Now, let's look at this realistically. At the time Republicans stood to gain big in the House and the Senate in the upcoming elections. Was it playing politics to ask the Democrats to pass a budget before they increased their power? Of course it was. If the Democrats had forced their members to vote through an unpopular budget in October, it would further increase Republican gains in November. The Democrats, well aware of that, decided to focus on "whom" as opposed to "when". Is the headline making sense yet?
This was a calculated political decision by the Democrats to try to protect their ranks, and the budget was thereby passed off to after the elections. Yet they still had a chance to pass this budget after the votes were cast. Having lost part of their majority in the Senate and all of it in the House, they once again sacrificed the budget to their political whims. Knowing that controversial issues that score points with their base (like repealing DADT and passing the DREAM Act) would be hard to have addressed in their newly shaped political future, they focused on these issues rather than the budget in the closing days of their majority session.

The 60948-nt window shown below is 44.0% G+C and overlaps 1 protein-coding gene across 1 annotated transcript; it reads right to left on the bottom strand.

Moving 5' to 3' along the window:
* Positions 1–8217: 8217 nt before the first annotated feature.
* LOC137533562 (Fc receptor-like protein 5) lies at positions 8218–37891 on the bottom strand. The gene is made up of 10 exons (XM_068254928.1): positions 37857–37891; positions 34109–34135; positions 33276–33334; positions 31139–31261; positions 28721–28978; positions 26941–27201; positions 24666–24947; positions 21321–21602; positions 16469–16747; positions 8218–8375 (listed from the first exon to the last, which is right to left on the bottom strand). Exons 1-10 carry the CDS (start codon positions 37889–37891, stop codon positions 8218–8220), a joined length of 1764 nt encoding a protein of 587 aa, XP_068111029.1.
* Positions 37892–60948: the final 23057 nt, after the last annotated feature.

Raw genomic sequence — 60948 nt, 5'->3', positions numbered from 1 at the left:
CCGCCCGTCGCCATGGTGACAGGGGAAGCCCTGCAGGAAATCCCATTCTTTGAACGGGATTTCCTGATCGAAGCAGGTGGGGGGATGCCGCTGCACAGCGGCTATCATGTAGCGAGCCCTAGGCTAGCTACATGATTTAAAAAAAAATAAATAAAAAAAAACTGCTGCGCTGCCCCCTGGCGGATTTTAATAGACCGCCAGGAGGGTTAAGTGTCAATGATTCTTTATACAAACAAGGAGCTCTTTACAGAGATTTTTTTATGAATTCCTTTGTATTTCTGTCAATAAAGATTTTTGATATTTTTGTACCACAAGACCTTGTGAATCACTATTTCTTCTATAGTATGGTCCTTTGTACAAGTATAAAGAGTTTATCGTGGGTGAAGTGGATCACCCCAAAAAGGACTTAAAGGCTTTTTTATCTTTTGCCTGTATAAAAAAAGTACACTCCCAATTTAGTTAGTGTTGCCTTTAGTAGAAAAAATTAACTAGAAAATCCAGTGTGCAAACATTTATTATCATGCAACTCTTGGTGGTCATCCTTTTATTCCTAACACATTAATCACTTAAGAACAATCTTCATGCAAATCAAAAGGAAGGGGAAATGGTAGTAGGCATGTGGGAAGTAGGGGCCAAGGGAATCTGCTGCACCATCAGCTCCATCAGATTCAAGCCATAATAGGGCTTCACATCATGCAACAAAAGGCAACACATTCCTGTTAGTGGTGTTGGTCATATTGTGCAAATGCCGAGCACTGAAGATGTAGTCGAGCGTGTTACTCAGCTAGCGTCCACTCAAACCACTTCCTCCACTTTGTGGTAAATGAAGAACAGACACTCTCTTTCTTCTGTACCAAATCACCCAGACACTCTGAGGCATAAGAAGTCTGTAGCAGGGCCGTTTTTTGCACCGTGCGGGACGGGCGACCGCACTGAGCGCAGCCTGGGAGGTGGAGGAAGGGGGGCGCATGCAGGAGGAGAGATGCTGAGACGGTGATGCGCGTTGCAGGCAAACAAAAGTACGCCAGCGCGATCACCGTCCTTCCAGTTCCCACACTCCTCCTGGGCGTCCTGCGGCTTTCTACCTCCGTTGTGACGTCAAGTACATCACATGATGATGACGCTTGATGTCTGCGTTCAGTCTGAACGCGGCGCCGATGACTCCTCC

Now today, President Obama comes out and accuses the right of playing games and trying to score political points, and I'm supposed to shy away from that charge and give in to his demands? You had better think again. The Democrats already got their political payoff from the games they played with the budget, and now we are supposed to pass on ours?
Mr President, why don't you stop acting like a spoiled child and man up? You got to play your political games with the budget last fall, now it's our turn. If you don't like how your hand played out, that is not mine nor the elected Republicans problem. You can go throw your little temper tantrum in a secluded room of the White House if you like, but when the lights go out you are lying in the bed that you made. Quit crying to the American people like we are some kind of push-over mommy who will make the neighbor kid play nice. It was a bitter pill when we swallowed it, but we did. Now it's your turn. Enjoy!